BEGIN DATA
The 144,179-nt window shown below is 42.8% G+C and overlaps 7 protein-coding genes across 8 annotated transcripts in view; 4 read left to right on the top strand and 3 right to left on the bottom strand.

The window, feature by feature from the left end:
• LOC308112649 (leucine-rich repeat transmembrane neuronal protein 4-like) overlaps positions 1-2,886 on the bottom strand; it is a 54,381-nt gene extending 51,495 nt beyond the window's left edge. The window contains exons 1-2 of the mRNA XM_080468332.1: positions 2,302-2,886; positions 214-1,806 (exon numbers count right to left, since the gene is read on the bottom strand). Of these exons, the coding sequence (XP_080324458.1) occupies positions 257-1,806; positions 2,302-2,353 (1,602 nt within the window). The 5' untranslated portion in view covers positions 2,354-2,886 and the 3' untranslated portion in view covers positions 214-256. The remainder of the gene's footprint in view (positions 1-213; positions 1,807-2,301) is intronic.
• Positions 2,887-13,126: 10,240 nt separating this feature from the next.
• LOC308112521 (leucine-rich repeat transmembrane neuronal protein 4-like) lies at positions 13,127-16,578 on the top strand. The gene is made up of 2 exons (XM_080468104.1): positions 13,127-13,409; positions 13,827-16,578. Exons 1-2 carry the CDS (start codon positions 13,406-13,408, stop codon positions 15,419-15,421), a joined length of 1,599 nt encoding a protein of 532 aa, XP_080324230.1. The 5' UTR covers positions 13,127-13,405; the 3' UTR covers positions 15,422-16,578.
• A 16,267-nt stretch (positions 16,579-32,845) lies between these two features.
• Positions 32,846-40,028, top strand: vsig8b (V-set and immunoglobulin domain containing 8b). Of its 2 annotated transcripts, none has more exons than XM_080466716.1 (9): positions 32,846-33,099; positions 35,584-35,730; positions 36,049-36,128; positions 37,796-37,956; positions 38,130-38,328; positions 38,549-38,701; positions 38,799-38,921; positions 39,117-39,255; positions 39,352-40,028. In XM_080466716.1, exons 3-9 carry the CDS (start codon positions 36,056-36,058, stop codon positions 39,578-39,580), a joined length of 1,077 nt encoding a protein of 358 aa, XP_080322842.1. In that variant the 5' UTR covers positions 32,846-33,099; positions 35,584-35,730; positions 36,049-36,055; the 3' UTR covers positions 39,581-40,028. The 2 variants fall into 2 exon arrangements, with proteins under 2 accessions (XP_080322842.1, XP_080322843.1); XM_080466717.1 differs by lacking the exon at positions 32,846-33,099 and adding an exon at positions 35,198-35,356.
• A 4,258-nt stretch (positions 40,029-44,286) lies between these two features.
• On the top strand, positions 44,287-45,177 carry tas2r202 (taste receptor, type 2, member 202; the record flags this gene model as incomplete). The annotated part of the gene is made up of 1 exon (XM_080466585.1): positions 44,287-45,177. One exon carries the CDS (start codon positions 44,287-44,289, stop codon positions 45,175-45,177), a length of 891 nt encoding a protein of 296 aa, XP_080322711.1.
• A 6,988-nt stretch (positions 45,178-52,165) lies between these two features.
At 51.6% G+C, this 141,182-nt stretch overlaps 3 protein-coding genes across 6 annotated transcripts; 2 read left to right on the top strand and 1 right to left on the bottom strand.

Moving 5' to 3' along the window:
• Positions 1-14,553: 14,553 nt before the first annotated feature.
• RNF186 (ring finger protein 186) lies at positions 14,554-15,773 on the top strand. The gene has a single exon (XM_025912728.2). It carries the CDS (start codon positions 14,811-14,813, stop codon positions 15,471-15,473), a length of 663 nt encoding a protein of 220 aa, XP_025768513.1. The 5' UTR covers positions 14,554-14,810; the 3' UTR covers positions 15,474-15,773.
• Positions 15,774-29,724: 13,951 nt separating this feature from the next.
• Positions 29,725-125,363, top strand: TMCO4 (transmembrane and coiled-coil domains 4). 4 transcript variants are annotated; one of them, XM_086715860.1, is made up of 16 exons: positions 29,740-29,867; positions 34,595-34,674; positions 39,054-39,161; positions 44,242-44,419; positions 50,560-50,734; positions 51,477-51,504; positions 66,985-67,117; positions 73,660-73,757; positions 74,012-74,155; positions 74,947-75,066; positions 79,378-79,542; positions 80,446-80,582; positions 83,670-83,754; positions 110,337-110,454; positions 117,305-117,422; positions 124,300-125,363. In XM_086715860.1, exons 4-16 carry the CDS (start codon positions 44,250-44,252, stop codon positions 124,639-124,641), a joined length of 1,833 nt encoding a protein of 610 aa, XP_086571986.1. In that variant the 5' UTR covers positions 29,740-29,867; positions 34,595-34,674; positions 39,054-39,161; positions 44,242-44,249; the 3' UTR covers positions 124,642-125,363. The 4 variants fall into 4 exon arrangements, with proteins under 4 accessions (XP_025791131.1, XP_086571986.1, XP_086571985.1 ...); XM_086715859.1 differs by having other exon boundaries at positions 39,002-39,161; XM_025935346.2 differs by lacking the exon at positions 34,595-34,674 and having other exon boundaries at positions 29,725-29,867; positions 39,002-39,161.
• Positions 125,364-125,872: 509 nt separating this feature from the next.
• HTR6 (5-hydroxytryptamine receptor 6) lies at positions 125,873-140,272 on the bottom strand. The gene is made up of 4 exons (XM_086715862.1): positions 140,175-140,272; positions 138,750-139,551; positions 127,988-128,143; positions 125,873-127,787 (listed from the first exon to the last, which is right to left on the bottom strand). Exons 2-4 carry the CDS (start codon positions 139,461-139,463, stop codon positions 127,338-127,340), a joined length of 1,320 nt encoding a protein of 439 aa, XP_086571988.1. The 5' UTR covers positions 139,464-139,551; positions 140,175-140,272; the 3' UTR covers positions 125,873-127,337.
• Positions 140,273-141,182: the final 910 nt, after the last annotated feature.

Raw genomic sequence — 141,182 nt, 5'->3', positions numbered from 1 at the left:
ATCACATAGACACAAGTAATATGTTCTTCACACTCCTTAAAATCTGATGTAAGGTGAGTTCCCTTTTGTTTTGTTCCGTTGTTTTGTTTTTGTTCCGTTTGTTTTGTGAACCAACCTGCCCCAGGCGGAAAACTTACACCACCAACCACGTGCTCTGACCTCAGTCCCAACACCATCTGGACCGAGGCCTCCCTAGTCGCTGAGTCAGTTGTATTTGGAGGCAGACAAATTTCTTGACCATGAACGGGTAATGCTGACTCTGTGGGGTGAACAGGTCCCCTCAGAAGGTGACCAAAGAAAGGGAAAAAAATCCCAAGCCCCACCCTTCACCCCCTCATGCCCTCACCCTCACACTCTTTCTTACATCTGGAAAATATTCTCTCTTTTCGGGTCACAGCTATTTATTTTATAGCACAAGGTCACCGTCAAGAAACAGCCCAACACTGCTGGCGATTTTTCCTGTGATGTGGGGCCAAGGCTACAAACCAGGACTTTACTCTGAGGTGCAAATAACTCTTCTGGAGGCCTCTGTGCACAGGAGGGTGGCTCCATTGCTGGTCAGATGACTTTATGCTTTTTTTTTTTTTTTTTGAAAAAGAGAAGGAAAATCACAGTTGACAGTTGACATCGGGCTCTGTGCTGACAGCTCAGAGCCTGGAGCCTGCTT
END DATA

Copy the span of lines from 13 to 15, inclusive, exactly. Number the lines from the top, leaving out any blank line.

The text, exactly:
• Positions 1-14,553: 14,553 nt before the first annotated feature.
• RNF186 (ring finger protein 186) lies at positions 14,554-15,773 on the top strand. The gene has a single exon (XM_025912728.2). It carries the CDS (start codon positions 14,811-14,813, stop codon positions 15,471-15,473), a length of 663 nt encoding a protein of 220 aa, XP_025768513.1. The 5' UTR covers positions 14,554-14,810; the 3' UTR covers positions 15,474-15,773.
• Positions 15,774-29,724: 13,951 nt separating this feature from the next.